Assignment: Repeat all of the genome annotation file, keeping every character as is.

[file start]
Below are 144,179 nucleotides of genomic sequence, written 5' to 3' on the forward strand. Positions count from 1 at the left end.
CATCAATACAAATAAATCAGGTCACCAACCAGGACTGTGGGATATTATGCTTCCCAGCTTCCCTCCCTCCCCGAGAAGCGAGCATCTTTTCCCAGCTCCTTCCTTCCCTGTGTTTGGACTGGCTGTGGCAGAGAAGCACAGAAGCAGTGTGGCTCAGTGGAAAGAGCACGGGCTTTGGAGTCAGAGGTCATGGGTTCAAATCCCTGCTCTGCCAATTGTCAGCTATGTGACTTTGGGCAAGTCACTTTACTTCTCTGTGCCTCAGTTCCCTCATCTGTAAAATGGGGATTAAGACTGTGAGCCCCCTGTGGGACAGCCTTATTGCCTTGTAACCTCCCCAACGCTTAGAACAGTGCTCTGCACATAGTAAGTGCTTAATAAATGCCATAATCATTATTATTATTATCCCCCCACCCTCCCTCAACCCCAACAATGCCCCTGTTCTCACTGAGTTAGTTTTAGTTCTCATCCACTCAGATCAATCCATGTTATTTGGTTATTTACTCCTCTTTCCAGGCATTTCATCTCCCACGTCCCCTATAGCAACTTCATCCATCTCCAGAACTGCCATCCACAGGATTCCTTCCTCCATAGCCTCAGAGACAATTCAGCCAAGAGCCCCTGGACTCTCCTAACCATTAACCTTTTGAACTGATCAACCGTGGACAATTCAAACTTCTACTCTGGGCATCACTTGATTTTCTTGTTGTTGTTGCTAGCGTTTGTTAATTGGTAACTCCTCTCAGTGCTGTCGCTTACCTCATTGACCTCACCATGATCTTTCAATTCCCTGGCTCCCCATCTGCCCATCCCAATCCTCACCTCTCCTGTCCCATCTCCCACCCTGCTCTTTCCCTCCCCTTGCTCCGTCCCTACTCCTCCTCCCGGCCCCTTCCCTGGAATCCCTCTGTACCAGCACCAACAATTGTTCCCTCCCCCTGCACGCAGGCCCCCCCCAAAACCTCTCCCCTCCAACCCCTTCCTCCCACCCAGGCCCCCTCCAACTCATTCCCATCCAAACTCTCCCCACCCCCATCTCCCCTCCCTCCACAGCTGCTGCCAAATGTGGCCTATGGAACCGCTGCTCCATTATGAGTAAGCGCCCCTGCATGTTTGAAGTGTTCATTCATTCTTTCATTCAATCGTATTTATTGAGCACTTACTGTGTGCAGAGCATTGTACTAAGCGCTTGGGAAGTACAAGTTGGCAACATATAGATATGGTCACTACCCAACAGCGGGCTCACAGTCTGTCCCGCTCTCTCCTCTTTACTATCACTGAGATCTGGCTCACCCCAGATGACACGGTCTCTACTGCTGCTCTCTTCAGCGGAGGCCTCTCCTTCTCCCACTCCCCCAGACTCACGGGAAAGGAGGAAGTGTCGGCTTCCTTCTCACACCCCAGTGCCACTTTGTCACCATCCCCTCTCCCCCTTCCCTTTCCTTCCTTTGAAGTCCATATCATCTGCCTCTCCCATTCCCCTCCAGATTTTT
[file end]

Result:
Below are 144,179 nucleotides of genomic sequence, written 5' to 3' on the forward strand. Positions count from 1 at the left end.
CATCAATACAAATAAATCAGGTCACCAACCAGGACTGTGGGATATTATGCTTCCCAGCTTCCCTCCCTCCCCGAGAAGCGAGCATCTTTTCCCAGCTCCTTCCTTCCCTGTGTTTGGACTGGCTGTGGCAGAGAAGCACAGAAGCAGTGTGGCTCAGTGGAAAGAGCACGGGCTTTGGAGTCAGAGGTCATGGGTTCAAATCCCTGCTCTGCCAATTGTCAGCTATGTGACTTTGGGCAAGTCACTTTACTTCTCTGTGCCTCAGTTCCCTCATCTGTAAAATGGGGATTAAGACTGTGAGCCCCCTGTGGGACAGCCTTATTGCCTTGTAACCTCCCCAACGCTTAGAACAGTGCTCTGCACATAGTAAGTGCTTAATAAATGCCATAATCATTATTATTATTATCCCCCCACCCTCCCTCAACCCCAACAATGCCCCTGTTCTCACTGAGTTAGTTTTAGTTCTCATCCACTCAGATCAATCCATGTTATTTGGTTATTTACTCCTCTTTCCAGGCATTTCATCTCCCACGTCCCCTATAGCAACTTCATCCATCTCCAGAACTGCCATCCACAGGATTCCTTCCTCCATAGCCTCAGAGACAATTCAGCCAAGAGCCCCTGGACTCTCCTAACCATTAACCTTTTGAACTGATCAACCGTGGACAATTCAAACTTCTACTCTGGGCATCACTTGATTTTCTTGTTGTTGTTGCTAGCGTTTGTTAATTGGTAACTCCTCTCAGTGCTGTCGCTTACCTCATTGACCTCACCATGATCTTTCAATTCCCTGGCTCCCCATCTGCCCATCCCAATCCTCACCTCTCCTGTCCCATCTCCCACCCTGCTCTTTCCCTCCCCTTGCTCCGTCCCTACTCCTCCTCCCGGCCCCTTCCCTGGAATCCCTCTGTACCAGCACCAACAATTGTTCCCTCCCCCTGCACGCAGGCCCCCCCCAAAACCTCTCCCCTCCAACCCCTTCCTCCCACCCAGGCCCCCTCCAACTCATTCCCATCCAAACTCTCCCCACCCCCATCTCCCCTCCCTCCACAGCTGCTGCCAAATGTGGCCTATGGAACCGCTGCTCCATTATGAGTAAGCGCCCCTGCATGTTTGAAGTGTTCATTCATTCTTTCATTCAATCGTATTTATTGAGCACTTACTGTGTGCAGAGCATTGTACTAAGCGCTTGGGAAGTACAAGTTGGCAACATATAGATATGGTCACTACCCAACAGCGGGCTCACAGTCTGTCCCGCTCTCTCCTCTTTACTATCACTGAGATCTGGCTCACCCCAGATGACACGGTCTCTACTGCTGCTCTCTTCAGCGGAGGCCTCTCCTTCTCCCACTCCCCCAGACTCACGGGAAAGGAGGAAGTGTCGGCTTCCTTCTCACACCCCAGTGCCACTTTGTCACCATCCCCTCTCCCCCTTCCCTTTCCTTCCTTTGAAGTCCATATCATCTGCCTCTCCCATTCCCCTCCAGATTTTT